Electric cars are turning the automobile industry upside down. And in an increasingly globalized market, a new trend is on the rise: protectionism. European manufacturers have been raising their voices for a long time. The United States is determined to attract investment. And, in Europe, France is already attempting to adjust its protectionist measures.
Electric car as a makeover. Electric cars are completely changing the traditional production of automobiles. Companies like Tesla, who were born with it in their genes, have achieved profitability while producing cars with very low fixed costs and at very high speeds.
Traditional European and Western manufacturers try to remove water in a forced march. Managers have long been warning of thousands of layoffs, which are already being carried out. At the moment, to make the product profitable, it is still necessary to sell an electric car much more expensive than a combustion one.
China rises. And with Tesla betting unreservedly on the electric car to the industry and the European Union, China has found its place. For years they have been working to keep the supply chain under their control. The price at which they sell their vehicles is very low, with much cheaper labor (and less demanding regulation) than in Europe.
Its industry is also struggling to survive in view of the trade war that has started within the country. According to Reuters, Airways could be close to bankruptcy and companies like NIO or XPeng could lose thousands of dollars with each electric car sold. Sales of electric cars are skyrocketing and for now, Chinese manufacturers have benefited the most.
Persistent notice. All of this has caused Western manufacturers (and especially European ones) to be reluctant to commit to electric cars. And although Toyota is not satisfied with the path that only this technology leads, it is the Europeans who have fought the most for alternatives.
Manufacturers such as Renault argue that we should abandon Euro 7 because China is already immersed in electric car technology and that imposing stricter limits on combustion models will only drive up costs and put Europeans at a disadvantage. Stellantis CEO Carlos Tavares has raised his voice most often with a very specific message: put constraints on Chinese manufacturers.
America. At the same time, the United States has scrambled to attract investment and talent to build electric vehicles on its soil. Joe Biden has pushed through the Inflation Reduction Act, with very attractive tax benefits for manufacturers.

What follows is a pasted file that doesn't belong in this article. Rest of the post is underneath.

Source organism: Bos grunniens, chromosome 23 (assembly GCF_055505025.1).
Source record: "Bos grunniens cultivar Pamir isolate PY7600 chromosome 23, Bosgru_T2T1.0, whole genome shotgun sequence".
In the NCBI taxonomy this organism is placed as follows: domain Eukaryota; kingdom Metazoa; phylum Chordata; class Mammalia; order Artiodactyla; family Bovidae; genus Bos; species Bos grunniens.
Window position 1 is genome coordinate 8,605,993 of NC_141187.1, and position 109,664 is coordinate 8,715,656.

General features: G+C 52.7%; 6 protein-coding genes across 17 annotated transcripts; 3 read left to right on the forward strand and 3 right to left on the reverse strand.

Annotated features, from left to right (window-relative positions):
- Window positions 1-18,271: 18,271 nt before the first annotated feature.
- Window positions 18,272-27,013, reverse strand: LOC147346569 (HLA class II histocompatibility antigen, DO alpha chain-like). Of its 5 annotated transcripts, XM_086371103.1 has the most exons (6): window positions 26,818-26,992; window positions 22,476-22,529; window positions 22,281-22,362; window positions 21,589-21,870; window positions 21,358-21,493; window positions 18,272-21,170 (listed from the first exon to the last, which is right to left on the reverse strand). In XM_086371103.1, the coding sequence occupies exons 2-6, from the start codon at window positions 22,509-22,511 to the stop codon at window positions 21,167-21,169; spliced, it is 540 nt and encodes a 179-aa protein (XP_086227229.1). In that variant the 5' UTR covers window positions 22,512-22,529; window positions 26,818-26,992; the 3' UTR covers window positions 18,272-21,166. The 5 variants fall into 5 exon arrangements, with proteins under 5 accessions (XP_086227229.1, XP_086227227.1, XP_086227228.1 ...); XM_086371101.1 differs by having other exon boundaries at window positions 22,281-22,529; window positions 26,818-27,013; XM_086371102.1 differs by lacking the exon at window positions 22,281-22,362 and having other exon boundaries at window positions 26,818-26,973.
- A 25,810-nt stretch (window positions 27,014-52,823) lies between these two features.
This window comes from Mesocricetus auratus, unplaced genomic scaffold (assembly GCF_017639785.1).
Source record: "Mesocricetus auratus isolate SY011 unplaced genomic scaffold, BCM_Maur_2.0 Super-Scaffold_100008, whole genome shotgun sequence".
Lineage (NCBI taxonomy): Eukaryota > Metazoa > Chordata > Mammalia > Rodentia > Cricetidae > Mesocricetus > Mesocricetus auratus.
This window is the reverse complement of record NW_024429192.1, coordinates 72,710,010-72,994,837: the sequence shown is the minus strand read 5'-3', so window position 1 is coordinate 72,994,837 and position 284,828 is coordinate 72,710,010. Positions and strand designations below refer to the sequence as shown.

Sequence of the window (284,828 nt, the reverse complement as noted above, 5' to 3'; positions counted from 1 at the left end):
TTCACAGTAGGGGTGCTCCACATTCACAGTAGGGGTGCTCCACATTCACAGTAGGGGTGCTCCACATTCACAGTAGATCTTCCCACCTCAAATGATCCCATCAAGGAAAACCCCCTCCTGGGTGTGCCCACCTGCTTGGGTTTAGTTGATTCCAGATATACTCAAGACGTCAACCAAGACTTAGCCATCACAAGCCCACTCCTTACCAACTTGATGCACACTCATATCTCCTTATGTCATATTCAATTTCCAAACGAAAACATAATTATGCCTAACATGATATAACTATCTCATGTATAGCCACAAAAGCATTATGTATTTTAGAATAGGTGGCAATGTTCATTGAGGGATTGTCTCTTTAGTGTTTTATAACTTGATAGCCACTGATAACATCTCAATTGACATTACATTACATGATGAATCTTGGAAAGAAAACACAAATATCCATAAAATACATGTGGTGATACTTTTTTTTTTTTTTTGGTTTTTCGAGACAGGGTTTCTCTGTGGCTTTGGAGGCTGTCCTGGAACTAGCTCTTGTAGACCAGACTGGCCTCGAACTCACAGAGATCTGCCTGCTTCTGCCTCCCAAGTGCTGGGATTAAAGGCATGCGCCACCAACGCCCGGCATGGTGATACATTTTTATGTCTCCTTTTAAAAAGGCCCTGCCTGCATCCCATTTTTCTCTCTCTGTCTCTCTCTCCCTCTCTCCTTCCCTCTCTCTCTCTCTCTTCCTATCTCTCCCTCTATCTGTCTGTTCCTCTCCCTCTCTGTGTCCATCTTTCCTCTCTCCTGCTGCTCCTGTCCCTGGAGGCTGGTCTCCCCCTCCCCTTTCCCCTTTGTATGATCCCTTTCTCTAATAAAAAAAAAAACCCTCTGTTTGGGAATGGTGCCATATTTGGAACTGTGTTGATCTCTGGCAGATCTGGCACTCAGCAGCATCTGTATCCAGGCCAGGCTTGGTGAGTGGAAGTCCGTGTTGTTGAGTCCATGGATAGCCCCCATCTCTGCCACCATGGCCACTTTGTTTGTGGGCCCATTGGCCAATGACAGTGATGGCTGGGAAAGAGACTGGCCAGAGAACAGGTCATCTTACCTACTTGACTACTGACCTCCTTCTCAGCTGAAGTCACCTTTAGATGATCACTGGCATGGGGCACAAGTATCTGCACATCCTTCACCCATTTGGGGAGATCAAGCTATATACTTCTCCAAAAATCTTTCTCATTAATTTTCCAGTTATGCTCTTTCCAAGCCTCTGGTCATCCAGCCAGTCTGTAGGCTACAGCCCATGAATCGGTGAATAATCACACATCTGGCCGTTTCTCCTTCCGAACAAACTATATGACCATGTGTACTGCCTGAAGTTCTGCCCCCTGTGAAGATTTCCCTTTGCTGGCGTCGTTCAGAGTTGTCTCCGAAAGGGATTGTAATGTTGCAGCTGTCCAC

For now, Ford hasn’t hesitated to focus on upkeep of its workforce in the United States. Volkswagen is already considering continuing to invest in the United States or Canada to the detriment of Europe, and Tesla wants to produce its batteries in Mexico. If a firm makes electric cars, batteries or recycles materials in any of these countries, it would be able to benefit from tax measures promoted by Biden.
France steps in. One of the countries receiving the most pressure to institute protectionist measures is France. Realizing the persistent complaints of Stellentis and Renault, Emmanuel Macron has announced that the next package of aid for the purchase of electric cars will discriminate between models on the basis of their origin.
The specific measures have yet to be specified, but everything indicates that only cars that have been manufactured on European soil will be eligible for the new aid scheme. The reason given is the carbon footprint. According to the president, vehicles and batteries made in Europe will be rewarded because “they have a good carbon footprint”, while countries like China get their energy by burning coal.
everything in the air. At the moment, everything indicates that this is a protectionist measure with which to deter manufacturers such as BYD, which already dominate the table of best-selling electric cars in the world and are significantly increasing their presence in Europe .
There is currently talk of a single digit that will phase out the most polluting vehicles during their production process. However, Macron himself has been in charge of introducing new battery plants that settle in the country and whose investments have their origin in China.
But the biggest question is what will happen to some of the best selling models in the country. The Dacia Spring, the best-selling electric car in France, arrives from China and may run out of support. However, the Tesla Model Y comes from China and from Berlin, how would the two models be discriminated against? Soon we will know all the details of the plan and its possible impacts.